Customized digital menu ordering makes good use of the customization option through prominent buttons and automated offers. With serving, these built-in sales avenues simply aren’t part of the equation without additional restaurant technology.

Instead, assume your diner want the best experience possible. And, make sure to inform them along the way if a smart upgrade (or two) will take the steak to the next level.

How to Train Staff with Upselling Tactics

One of the most important negative influences in the sales process is complexity. Complexity challenges motivation, especially when someone is trying to convey a simple, persuasive message to get buy-in. As a result, there are other ways to support sales that outright, direct, logical arguments for buying more.

Take a simpler, more streamlined approach to upselling with these tips:

Choose “Social” Approaches

Social proof, in marketing and beyond, shows authenticity and ethic. People are more likely to trust products, restaurants, and dinner options that others largely trust. As a result, most online ordering platforms make smart use of these “popular” hotbeds for boosting food delivery sales.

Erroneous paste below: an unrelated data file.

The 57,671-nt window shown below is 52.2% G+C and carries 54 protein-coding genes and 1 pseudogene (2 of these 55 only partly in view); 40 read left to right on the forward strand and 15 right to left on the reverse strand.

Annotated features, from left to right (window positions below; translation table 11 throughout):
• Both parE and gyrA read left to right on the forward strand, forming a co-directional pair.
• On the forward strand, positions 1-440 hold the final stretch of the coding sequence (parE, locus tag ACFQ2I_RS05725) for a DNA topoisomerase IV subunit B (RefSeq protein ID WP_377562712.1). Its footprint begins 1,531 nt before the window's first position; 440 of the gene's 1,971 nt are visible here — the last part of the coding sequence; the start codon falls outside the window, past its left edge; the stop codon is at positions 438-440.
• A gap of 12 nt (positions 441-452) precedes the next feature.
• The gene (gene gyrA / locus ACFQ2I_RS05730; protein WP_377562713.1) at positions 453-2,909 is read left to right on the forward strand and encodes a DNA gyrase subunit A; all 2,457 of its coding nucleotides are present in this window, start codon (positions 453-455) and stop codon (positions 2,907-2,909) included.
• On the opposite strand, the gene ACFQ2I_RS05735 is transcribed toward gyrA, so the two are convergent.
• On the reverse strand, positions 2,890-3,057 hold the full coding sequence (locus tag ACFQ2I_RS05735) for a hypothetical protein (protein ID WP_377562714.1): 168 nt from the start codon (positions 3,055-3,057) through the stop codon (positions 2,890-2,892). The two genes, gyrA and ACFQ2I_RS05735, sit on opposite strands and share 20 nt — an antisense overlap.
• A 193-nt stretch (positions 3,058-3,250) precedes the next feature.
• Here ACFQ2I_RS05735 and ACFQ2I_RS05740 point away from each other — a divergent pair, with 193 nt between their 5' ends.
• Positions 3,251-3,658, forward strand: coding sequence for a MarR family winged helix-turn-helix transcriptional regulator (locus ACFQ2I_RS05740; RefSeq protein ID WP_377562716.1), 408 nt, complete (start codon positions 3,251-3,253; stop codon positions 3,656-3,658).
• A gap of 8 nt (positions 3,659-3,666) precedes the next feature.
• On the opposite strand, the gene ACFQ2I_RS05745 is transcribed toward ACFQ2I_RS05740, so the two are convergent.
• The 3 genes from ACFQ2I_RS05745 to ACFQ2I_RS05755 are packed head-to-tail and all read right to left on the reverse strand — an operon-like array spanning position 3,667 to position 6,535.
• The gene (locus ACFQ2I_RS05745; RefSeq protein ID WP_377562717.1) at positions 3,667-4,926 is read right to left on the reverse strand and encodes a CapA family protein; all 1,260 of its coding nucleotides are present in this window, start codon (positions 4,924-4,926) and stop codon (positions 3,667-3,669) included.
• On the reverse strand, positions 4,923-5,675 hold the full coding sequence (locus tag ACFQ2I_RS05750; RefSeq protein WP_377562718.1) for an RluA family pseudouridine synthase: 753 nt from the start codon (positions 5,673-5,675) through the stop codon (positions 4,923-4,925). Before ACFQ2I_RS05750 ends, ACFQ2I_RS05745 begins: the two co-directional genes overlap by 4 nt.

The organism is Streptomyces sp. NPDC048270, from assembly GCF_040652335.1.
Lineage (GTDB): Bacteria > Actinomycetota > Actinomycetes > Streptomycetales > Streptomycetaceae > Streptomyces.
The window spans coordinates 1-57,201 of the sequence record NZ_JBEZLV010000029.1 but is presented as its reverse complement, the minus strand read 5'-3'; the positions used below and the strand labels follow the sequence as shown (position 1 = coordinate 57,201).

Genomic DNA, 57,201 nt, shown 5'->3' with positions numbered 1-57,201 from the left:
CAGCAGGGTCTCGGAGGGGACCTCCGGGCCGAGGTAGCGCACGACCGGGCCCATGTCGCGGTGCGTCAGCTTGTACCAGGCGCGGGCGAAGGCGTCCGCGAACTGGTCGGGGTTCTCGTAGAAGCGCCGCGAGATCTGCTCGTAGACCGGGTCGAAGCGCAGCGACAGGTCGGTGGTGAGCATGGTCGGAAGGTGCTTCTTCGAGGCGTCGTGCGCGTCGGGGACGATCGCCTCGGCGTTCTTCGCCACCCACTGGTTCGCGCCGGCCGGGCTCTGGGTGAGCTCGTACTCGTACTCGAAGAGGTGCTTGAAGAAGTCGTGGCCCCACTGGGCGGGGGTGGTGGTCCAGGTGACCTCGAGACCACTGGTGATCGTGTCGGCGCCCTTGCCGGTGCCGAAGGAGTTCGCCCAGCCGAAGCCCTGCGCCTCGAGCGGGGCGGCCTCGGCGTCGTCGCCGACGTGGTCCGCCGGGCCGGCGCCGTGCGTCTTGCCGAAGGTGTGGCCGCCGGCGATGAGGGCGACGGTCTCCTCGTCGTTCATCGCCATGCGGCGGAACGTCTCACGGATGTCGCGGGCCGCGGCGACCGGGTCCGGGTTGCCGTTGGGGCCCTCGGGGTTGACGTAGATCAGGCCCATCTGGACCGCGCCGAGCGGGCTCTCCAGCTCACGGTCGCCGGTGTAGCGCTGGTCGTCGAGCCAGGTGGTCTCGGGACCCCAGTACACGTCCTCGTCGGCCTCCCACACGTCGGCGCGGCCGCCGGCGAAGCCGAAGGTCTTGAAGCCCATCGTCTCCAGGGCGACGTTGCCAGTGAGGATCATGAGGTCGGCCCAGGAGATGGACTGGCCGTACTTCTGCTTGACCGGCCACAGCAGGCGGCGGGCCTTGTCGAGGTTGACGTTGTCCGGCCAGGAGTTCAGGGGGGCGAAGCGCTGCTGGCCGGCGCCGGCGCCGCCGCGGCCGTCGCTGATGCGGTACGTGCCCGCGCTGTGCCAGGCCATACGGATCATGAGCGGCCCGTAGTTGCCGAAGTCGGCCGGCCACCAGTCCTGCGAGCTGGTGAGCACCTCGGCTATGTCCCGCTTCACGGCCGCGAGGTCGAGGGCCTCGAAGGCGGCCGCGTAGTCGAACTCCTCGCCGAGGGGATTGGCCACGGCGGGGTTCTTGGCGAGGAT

Servers has a relatively straightforward time casually mentioning how they themselves and many of their regular customers enjoy the dish at issue, or higher up in price point. This is a kind of interpersonal social proof that has an effect even if it can’t easily be verified.

Motivate with Psychology

Scarcity and loss aversion are one of the most powerful drivers of human decision making and psychology. The basic idea is that if one might not have something for a long time, they will likely try to acquire it before others. Then, loss aversion states that most people will avoid “taking a loss” if it means going with another, sometimes unplanned course of action.

This tells servers that limited promotion items are ready for reaping when it comes to collecting higher check averages, especially if they delicately present the choice selection of local ingredients the item comes with as “crisp” and “summery”‒for instance.

Instill all the techniques above into a combined, fluid customer experience as your servers and technology prepare your restaurants for maximum profits.